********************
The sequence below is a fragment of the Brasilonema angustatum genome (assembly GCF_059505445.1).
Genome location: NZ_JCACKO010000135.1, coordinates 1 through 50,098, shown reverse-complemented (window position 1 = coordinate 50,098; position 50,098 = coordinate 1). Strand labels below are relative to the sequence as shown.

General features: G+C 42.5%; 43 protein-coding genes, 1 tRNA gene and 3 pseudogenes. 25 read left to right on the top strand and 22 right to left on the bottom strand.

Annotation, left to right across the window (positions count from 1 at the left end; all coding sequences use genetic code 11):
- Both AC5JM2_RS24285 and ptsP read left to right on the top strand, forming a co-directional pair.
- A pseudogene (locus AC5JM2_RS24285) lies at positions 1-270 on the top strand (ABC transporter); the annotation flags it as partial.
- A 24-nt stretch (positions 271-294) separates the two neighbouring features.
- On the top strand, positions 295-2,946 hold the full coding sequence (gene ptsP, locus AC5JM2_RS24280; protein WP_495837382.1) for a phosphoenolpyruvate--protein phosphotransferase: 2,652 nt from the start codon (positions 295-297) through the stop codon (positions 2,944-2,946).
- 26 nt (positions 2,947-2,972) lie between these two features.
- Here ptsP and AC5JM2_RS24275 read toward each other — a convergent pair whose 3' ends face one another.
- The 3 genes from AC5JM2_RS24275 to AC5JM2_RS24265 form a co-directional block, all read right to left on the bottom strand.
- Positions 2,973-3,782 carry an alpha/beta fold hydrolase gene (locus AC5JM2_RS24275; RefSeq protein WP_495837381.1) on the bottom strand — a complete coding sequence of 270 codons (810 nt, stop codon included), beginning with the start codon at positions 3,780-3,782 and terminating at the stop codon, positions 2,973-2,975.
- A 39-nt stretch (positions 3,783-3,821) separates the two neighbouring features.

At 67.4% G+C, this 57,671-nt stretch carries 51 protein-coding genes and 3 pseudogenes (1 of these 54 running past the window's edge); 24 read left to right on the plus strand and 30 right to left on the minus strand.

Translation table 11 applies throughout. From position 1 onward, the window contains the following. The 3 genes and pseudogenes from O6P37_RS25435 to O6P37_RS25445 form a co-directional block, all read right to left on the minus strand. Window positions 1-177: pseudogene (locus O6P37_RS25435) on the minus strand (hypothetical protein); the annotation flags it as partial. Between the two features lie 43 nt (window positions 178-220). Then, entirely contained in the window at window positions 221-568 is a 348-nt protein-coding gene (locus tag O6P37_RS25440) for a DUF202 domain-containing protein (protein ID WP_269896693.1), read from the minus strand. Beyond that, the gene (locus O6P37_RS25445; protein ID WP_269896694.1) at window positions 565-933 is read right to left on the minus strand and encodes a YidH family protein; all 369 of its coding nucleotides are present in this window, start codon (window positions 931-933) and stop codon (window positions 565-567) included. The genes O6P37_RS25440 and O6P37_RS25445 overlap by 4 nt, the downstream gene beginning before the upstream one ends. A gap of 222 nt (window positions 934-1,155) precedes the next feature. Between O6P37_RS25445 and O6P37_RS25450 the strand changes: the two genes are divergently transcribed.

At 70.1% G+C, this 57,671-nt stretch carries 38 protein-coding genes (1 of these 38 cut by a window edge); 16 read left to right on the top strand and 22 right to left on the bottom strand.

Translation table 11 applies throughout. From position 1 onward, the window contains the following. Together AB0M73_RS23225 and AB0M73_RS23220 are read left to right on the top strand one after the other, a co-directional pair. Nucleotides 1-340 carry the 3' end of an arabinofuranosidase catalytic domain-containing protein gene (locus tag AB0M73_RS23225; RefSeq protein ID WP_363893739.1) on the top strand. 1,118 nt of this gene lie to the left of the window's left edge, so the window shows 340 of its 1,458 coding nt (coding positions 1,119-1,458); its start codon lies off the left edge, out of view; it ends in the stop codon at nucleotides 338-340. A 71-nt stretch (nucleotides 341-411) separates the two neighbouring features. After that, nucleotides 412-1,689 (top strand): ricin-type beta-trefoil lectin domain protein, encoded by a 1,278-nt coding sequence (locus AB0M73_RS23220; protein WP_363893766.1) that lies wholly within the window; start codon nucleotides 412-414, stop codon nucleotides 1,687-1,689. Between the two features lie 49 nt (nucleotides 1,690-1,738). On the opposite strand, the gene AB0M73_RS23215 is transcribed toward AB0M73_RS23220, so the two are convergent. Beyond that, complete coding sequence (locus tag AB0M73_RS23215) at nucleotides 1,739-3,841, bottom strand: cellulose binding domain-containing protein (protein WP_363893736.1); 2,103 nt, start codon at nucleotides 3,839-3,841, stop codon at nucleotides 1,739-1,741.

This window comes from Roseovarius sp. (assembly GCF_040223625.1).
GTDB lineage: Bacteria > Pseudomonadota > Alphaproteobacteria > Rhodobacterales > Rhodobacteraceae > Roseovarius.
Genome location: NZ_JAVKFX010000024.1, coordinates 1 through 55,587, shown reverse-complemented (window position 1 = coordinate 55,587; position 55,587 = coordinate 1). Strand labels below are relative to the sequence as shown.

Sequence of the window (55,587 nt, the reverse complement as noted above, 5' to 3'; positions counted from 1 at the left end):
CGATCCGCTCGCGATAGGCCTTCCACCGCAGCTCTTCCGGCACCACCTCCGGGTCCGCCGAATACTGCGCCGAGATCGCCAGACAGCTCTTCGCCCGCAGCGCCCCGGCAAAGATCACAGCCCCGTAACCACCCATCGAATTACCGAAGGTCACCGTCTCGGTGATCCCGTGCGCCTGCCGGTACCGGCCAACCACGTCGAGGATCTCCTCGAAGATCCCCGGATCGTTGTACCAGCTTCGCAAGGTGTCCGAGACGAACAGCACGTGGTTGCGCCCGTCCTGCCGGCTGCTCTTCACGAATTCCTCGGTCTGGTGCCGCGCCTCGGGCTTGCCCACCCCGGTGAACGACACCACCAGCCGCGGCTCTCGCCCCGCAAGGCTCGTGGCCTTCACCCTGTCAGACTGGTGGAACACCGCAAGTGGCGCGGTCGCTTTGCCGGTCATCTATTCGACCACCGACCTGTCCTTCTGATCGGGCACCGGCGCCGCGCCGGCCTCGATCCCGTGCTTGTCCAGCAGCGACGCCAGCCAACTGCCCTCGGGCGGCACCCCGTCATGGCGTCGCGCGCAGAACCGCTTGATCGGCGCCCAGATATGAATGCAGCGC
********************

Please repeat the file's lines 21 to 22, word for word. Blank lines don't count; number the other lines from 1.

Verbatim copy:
Sequence of the window (55,587 nt, the reverse complement as noted above, 5' to 3'; positions counted from 1 at the left end):
CGATCCGCTCGCGATAGGCCTTCCACCGCAGCTCTTCCGGCACCACCTCCGGGTCCGCCGAATACTGCGCCGAGATCGCCAGACAGCTCTTCGCCCGCAGCGCCCCGGCAAAGATCACAGCCCCGTAACCACCCATCGAATTACCGAAGGTCACCGTCTCGGTGATCCCGTGCGCCTGCCGGTACCGGCCAACCACGTCGAGGATCTCCTCGAAGATCCCCGGATCGTTGTACCAGCTTCGCAAGGTGTCCGAGACGAACAGCACGTGGTTGCGCCCGTCCTGCCGGCTGCTCTTCACGAATTCCTCGGTCTGGTGCCGCGCCTCGGGCTTGCCCACCCCGGTGAACGACACCACCAGCCGCGGCTCTCGCCCCGCAAGGCTCGTGGCCTTCACCCTGTCAGACTGGTGGAACACCGCAAGTGGCGCGGTCGCTTTGCCGGTCATCTATTCGACCACCGACCTGTCCTTCTGATCGGGCACCGGCGCCGCGCCGGCCTCGATCCCGTGCTTGTCCAGCAGCGACGCCAGCCAACTGCCCTCGGGCGGCACCCCGTCATGGCGTCGCGCGCAGAACCGCTTGATCGGCGCCCAGATATGAATGCAGCGC